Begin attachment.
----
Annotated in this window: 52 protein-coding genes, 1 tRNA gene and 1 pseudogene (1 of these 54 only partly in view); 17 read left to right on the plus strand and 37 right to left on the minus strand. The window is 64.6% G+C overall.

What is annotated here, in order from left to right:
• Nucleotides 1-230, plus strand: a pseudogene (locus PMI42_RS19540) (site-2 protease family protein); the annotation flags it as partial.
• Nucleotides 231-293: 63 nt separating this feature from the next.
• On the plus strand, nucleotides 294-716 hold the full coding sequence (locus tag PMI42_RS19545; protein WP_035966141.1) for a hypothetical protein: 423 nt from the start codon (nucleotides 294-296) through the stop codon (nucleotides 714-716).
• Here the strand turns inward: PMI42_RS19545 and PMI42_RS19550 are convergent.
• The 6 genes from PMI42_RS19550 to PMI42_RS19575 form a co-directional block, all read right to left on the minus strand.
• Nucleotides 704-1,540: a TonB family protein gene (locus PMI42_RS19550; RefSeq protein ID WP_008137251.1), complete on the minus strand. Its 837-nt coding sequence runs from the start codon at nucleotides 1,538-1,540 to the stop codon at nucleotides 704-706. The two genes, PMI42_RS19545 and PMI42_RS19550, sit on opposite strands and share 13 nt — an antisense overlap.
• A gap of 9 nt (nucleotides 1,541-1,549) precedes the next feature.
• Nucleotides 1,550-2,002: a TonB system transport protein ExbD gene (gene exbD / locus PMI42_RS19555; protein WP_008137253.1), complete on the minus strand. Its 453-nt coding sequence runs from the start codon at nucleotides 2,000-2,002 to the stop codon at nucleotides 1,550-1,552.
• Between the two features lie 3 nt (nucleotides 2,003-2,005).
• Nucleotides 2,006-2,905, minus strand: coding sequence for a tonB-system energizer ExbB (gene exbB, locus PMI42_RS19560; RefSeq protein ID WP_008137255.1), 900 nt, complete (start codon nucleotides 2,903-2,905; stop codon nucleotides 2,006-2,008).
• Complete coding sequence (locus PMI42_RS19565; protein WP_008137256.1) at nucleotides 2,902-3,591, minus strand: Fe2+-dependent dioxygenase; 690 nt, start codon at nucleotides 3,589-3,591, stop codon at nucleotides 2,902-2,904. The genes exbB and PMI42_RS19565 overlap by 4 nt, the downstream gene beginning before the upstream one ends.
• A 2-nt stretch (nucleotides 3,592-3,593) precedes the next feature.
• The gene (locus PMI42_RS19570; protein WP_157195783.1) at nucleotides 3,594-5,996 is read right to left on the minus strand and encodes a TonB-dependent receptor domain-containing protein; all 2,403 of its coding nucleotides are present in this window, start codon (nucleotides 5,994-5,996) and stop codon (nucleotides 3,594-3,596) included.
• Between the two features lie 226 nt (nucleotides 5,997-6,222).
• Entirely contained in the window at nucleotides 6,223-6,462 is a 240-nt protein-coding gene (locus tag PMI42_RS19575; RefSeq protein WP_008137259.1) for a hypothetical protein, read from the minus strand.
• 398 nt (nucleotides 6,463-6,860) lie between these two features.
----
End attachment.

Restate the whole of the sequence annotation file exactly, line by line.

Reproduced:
Annotated in this window: 52 protein-coding genes, 1 tRNA gene and 1 pseudogene (1 of these 54 only partly in view); 17 read left to right on the plus strand and 37 right to left on the minus strand. The window is 64.6% G+C overall.

What is annotated here, in order from left to right:
• Nucleotides 1-230, plus strand: a pseudogene (locus PMI42_RS19540) (site-2 protease family protein); the annotation flags it as partial.
• Nucleotides 231-293: 63 nt separating this feature from the next.
• On the plus strand, nucleotides 294-716 hold the full coding sequence (locus tag PMI42_RS19545; protein WP_035966141.1) for a hypothetical protein: 423 nt from the start codon (nucleotides 294-296) through the stop codon (nucleotides 714-716).
• Here the strand turns inward: PMI42_RS19545 and PMI42_RS19550 are convergent.
• The 6 genes from PMI42_RS19550 to PMI42_RS19575 form a co-directional block, all read right to left on the minus strand.
• Nucleotides 704-1,540: a TonB family protein gene (locus PMI42_RS19550; RefSeq protein ID WP_008137251.1), complete on the minus strand. Its 837-nt coding sequence runs from the start codon at nucleotides 1,538-1,540 to the stop codon at nucleotides 704-706. The two genes, PMI42_RS19545 and PMI42_RS19550, sit on opposite strands and share 13 nt — an antisense overlap.
• A gap of 9 nt (nucleotides 1,541-1,549) precedes the next feature.
• Nucleotides 1,550-2,002: a TonB system transport protein ExbD gene (gene exbD / locus PMI42_RS19555; protein WP_008137253.1), complete on the minus strand. Its 453-nt coding sequence runs from the start codon at nucleotides 2,000-2,002 to the stop codon at nucleotides 1,550-1,552.
• Between the two features lie 3 nt (nucleotides 2,003-2,005).
• Nucleotides 2,006-2,905, minus strand: coding sequence for a tonB-system energizer ExbB (gene exbB, locus PMI42_RS19560; RefSeq protein ID WP_008137255.1), 900 nt, complete (start codon nucleotides 2,903-2,905; stop codon nucleotides 2,006-2,008).
• Complete coding sequence (locus PMI42_RS19565; protein WP_008137256.1) at nucleotides 2,902-3,591, minus strand: Fe2+-dependent dioxygenase; 690 nt, start codon at nucleotides 3,589-3,591, stop codon at nucleotides 2,902-2,904. The genes exbB and PMI42_RS19565 overlap by 4 nt, the downstream gene beginning before the upstream one ends.
• A 2-nt stretch (nucleotides 3,592-3,593) precedes the next feature.
• The gene (locus PMI42_RS19570; protein WP_157195783.1) at nucleotides 3,594-5,996 is read right to left on the minus strand and encodes a TonB-dependent receptor domain-containing protein; all 2,403 of its coding nucleotides are present in this window, start codon (nucleotides 5,994-5,996) and stop codon (nucleotides 3,594-3,596) included.
• Between the two features lie 226 nt (nucleotides 5,997-6,222).
• Entirely contained in the window at nucleotides 6,223-6,462 is a 240-nt protein-coding gene (locus tag PMI42_RS19575; RefSeq protein WP_008137259.1) for a hypothetical protein, read from the minus strand.
• 398 nt (nucleotides 6,463-6,860) lie between these two features.